Severe side effects are not common, but you should be aware of them because the consequences are high if they come up. The side effects of concern are the same with all NSAIDs regardless of their COX selectivity: stomach ulceration, loss of kidney function, and inappropriate bleeding. COX-preferential and COX-selective NSAIDs were developed to address these concerns; however, even these newer generations of NSAIDs should not be used frivolously.
- If a patient has borderline kidney function, NSAIDs should be used with caution (modified dose, monitoring blood tests, etc.) as they reduce blood flow through the kidneys. It is also important that NSAIDS not be given to dehydrated patients because of this potential side effect.
- NSAIDs are broken down (metabolized) in the body by the liver. If the patient’s liver is not working normally due to another disease or if the patient is taking other drugs that are also removed by the liver, it is possible to “overwork” the liver and exacerbate the pre-existing liver disease. If there is any question about a patient’s liver function, another class of pain reliever should be selected.
In any of these situations, the patient will be clearly sick with poor appetite, listlessness, possibly yellow coloration in the eyes/gums, vomiting, or diarrhea that does not resolve quickly with the discontinuation of the drug. If your pet seems ill on robenacoxib, promptly report this to your veterinarian.
Interactions with Other Drugs
Drugs of the NSAID class should not be used concurrently as the potential for the aforementioned side effects increases. For similar reasons, NSAIDS should not be used in conjunction with corticosteroid hormones such as prednisone, dexamethasone, etc.
ACE inhibitors such as enalapril may not be as effective in the presence of NSAIDs. (ACE inhibitors are used to treat hypertension or heart failure.) This is because ACE inhibitors depend on the dilation of blood vessels in the kidneys and such dilation can be interfered with by NSAIDs.
Concurrent use of robenacoxib and the antifungal medication fluconazole may result in higher (and possibly toxic) blood levels of robenacoxib.
Concurrent use of robenacoxib with methotrexate, an agent of cancer chemotherapy, can increase the toxicity of the methotrexate significantly.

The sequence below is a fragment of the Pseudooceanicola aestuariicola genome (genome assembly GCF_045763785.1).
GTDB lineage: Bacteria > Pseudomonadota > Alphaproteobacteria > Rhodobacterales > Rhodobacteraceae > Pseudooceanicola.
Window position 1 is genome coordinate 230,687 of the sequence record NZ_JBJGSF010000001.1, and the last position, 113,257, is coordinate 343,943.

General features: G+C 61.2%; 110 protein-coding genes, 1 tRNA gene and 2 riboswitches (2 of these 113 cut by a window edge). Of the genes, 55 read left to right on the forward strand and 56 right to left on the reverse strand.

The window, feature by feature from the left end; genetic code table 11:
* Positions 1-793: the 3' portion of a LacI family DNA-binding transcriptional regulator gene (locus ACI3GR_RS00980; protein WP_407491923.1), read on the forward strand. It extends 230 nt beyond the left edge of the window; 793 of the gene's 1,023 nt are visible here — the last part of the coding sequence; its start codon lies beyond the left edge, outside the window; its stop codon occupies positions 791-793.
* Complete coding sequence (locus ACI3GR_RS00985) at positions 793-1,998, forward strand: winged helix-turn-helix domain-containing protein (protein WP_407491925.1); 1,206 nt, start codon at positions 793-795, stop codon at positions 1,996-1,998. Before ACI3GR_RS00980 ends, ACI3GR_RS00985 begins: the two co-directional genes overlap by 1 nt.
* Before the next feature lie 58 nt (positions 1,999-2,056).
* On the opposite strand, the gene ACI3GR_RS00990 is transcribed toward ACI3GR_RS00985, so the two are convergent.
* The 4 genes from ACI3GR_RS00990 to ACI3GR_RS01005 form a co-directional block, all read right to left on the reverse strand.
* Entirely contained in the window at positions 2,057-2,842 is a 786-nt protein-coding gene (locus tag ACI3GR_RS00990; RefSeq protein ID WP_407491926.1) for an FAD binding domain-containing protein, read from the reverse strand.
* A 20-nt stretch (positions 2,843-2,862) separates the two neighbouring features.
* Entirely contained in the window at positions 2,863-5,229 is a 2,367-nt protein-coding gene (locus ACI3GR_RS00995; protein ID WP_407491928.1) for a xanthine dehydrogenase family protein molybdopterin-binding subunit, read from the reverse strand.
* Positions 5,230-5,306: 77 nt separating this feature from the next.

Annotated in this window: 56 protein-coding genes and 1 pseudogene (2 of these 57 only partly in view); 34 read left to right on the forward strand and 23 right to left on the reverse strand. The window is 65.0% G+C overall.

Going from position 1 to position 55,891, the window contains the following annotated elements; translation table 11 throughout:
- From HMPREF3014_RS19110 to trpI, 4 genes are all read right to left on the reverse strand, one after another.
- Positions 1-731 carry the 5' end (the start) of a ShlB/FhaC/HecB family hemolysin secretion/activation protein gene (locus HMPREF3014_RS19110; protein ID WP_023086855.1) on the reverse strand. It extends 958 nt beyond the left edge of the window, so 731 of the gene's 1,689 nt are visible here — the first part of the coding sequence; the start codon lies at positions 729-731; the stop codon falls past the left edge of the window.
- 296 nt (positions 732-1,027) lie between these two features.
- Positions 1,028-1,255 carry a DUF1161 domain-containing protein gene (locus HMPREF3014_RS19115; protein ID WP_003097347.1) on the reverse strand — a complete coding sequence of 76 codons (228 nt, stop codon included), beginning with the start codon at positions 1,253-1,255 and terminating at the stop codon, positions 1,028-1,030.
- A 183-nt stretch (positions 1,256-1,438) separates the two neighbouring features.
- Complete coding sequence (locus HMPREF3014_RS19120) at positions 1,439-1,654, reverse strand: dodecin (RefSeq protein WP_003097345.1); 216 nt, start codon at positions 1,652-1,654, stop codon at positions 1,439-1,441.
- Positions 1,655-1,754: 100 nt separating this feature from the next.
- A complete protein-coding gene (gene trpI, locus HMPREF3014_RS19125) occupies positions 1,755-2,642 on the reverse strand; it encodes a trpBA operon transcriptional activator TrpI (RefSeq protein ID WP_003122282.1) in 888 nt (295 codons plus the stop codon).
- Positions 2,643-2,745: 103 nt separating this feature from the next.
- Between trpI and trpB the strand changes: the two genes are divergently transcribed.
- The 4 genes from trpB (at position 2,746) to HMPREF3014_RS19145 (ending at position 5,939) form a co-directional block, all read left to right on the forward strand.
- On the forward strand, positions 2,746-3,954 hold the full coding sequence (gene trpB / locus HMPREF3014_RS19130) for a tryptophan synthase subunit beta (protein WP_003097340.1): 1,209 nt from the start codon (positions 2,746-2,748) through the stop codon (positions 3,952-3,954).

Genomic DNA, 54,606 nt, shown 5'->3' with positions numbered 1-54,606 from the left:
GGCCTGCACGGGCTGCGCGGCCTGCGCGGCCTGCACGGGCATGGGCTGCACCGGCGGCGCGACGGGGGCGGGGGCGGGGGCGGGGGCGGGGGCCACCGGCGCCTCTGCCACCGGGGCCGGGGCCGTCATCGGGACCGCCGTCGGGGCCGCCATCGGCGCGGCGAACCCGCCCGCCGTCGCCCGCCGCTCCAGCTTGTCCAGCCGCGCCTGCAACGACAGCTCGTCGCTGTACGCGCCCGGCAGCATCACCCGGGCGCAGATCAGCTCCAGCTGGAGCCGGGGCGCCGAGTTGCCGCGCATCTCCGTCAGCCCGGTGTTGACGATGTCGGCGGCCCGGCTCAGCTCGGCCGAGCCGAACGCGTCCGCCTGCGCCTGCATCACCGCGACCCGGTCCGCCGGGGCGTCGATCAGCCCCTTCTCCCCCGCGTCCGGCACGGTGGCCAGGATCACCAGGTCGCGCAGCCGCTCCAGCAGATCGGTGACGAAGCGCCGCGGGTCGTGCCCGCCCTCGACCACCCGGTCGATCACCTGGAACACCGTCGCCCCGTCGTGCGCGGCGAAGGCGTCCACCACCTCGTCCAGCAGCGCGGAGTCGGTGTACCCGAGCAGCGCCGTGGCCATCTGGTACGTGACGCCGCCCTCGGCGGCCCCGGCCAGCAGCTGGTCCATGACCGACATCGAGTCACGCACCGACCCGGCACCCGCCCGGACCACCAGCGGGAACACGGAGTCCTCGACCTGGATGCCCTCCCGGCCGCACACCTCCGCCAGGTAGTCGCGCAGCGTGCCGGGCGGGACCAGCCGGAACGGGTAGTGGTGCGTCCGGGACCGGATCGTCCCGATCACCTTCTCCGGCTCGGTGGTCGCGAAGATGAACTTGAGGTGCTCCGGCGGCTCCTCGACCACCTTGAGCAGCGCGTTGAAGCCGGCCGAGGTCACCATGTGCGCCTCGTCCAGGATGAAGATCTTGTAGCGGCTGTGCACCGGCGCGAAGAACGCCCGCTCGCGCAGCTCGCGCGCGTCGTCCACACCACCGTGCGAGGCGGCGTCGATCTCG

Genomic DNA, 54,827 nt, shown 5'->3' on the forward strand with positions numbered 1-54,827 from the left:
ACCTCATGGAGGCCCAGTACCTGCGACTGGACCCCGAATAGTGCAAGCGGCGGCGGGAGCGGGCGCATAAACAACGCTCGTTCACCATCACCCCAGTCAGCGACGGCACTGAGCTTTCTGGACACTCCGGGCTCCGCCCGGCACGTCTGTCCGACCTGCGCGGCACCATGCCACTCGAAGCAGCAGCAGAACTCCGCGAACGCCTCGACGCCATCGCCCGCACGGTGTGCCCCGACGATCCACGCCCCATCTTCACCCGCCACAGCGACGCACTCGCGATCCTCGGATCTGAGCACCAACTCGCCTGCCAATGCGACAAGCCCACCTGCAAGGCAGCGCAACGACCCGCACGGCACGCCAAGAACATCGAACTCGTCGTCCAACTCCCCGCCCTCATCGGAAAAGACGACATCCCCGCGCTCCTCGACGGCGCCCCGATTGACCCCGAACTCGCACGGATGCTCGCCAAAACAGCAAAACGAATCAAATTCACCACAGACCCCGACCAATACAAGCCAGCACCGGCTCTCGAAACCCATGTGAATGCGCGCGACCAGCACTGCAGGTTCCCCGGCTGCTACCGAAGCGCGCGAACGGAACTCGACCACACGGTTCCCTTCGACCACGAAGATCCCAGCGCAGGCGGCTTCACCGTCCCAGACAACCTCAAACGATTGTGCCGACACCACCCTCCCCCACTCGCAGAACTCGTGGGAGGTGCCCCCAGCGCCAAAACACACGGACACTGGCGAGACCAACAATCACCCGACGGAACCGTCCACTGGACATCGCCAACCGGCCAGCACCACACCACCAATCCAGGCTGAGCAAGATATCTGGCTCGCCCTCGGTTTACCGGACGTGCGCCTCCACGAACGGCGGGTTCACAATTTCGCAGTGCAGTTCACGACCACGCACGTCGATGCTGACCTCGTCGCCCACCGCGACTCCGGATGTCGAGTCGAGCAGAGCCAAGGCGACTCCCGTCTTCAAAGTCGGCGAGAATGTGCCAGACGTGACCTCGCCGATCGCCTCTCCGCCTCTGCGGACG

Robenacoxib should not be used in conjunction with drugs that may be potentially harmful to the kidneys. Similarly, the use of diuretics (which increase urine production), can create dehydration, and being dehydrated increases robenacoxib’s potential to damage the kidneys.
Robenacoxib is strongly bound to blood proteins and may displace other protein-bound drugs. This means that such other drugs will be in their active forms in higher amounts than expected. Toxicity could result.
Concerns and Cautions
Robenacoxib may be given with or without food. It works a little faster if given without food but if there is an upset stomach concern, giving the medication with food can prevent this side effect.
If a dose is accidentally skipped, do not double up on the next dose. Simply give the medication when it is remembered or pick it up with the next dose, allowing at least the proper interval between doses according to the label instructions.
Robenacoxib should be kept away from light and stored at room temperature. Do not refrigerate.
Do not crush or break the tablets.
Robenacoxib has not been tested in pregnant or nursing females and thus is not recommended for use in such individuals, particularly since COX-2 is important in reproductive function. This also means that pregnant women might do best by not handling this medication.
NSAIDs should not be used in animals with pre-existing liver or kidney disease.
Robenacoxib should not be used in patients with pre-existing GI ulcerations.
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It is our policy not to give information on dosing.